Go to the top of the page
 
+Quote Post
Gerald
post May 29 2015, 07:56 PM
Post #1349


Senior Member
****

Group: Members
Posts: 2252
Joined: 7-December 12
Member No.: 6780



Interesting, they've completely redesigned the scientific activities to work without charging the rechargeable battery, but using the solar power directly, a way to operate which hasn't been anticipated before landing:
QUOTE
Nous nous préparons donc à travailler uniquement pendant le jour local, en utilisant l’énergie solaire en direct, sans passer par une phase de stockage. Il s’agit d’un mode de fonctionnement que nous n’avions pas anticipé avant l’atterrissage et il a fallu redéfinir toutes les activités scientifiques en prenant en compte ces nouvelles contraintes.
Go to the top of the page
 
+Quote Post
pitcapuozzo
post Jun 11 2015, 02:08 PM
Post #1350


Junior Member
**

Group: Members
Posts: 65
Joined: 19-November 14
From: Milan, Italy
Member No.: 7340



Rosetta has identified a "promising candidate" for Philae

http://blogs.esa.int/rosetta/2015/06/11/th...-find-philae-2/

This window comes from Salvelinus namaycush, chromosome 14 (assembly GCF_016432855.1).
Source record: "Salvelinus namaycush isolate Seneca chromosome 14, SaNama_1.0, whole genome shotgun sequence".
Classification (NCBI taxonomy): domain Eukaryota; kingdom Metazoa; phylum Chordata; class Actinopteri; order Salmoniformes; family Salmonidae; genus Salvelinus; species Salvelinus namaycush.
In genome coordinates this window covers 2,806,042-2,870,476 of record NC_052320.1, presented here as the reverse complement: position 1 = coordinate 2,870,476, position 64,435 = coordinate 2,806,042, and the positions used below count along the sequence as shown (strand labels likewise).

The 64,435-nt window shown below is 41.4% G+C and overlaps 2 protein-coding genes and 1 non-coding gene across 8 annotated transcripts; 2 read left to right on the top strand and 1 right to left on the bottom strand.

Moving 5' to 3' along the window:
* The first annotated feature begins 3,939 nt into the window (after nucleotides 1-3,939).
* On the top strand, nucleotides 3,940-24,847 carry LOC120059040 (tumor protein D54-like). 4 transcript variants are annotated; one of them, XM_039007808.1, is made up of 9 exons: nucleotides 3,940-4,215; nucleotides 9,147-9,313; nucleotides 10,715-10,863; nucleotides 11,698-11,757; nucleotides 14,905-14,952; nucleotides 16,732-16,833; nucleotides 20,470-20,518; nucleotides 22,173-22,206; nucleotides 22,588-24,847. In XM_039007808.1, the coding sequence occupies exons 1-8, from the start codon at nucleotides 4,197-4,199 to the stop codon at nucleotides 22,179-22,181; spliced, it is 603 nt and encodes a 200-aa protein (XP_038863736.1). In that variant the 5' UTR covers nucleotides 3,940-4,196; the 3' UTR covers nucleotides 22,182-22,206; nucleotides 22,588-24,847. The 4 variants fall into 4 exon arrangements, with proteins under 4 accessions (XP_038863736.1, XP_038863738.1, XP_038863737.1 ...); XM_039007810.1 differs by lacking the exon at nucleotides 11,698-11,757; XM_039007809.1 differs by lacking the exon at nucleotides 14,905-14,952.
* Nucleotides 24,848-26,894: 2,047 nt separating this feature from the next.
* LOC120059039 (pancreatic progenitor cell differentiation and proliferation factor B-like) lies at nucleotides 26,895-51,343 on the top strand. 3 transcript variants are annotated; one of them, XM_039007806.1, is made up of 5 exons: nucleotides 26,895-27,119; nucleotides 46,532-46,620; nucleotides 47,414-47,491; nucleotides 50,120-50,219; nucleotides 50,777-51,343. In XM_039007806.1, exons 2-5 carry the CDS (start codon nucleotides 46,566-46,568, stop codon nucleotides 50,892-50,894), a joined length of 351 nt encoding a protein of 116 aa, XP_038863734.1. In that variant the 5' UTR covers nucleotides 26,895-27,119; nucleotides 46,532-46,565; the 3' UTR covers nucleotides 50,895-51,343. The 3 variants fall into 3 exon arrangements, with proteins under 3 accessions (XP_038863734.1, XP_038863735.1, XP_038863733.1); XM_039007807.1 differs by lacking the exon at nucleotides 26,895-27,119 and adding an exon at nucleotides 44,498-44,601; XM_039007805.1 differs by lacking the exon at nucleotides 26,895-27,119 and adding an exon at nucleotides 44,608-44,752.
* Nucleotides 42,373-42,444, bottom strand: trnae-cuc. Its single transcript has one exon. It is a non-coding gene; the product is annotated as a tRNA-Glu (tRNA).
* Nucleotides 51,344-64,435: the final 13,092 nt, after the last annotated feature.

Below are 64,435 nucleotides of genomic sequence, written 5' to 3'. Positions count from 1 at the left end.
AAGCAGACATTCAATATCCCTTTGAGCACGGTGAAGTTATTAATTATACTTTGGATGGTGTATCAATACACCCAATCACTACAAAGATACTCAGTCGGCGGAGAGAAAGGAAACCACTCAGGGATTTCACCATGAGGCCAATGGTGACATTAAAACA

Pros:

- visibile only in post-landing images, not in pre-landing ones
- good size match
- good solar illumination match
- good radio visibility match
- region was poorly illuminated -> relatively inactive -> unlikely that it's something "natural"
- current shape model isn't perfect, so the landing ellipse could be slightly adjusted and include this spot
- it's visible in two images, so it's a real feature, not a dust grain or an image artifact

Cons:
- 7 weeks between images, plenty of time for a rock to fall off a cliff or something
- just outside landing ellipse
Attached thumbnail(s)
Attached Image
 
Go to the top of the page
 
+Quote Post

95 Pages V  « < 88 89 90 91 92 > » 
Reply to this topicStart new topic

 



RSS Lo-Fi Version Time is now: 21st August 2019 - 09:00 PM
RULES AND GUIDELINES
Please read the Forum Rules and Guidelines before posting.

IMAGE COPYRIGHT
Images posted on UnmannedSpaceflight.com may be copyrighted. Do not reproduce without permission. Read here for further information on space images and copyright.

OPINIONS AND MODERATION
Opinions expressed on UnmannedSpaceflight.com are those of the individual posters and do not necessarily reflect the opinions of UnmannedSpaceflight.com or The Planetary Society. The all-volunteer UnmannedSpaceflight.com moderation team is wholly independent of The Planetary Society. The Planetary Society has no influence over decisions made by the UnmannedSpaceflight.com moderators.
SUPPORT THE FORUM
Unmannedspaceflight.com is a project of the Planetary Society and is funded by donations from visitors and members. Help keep this forum up and running by contributing here.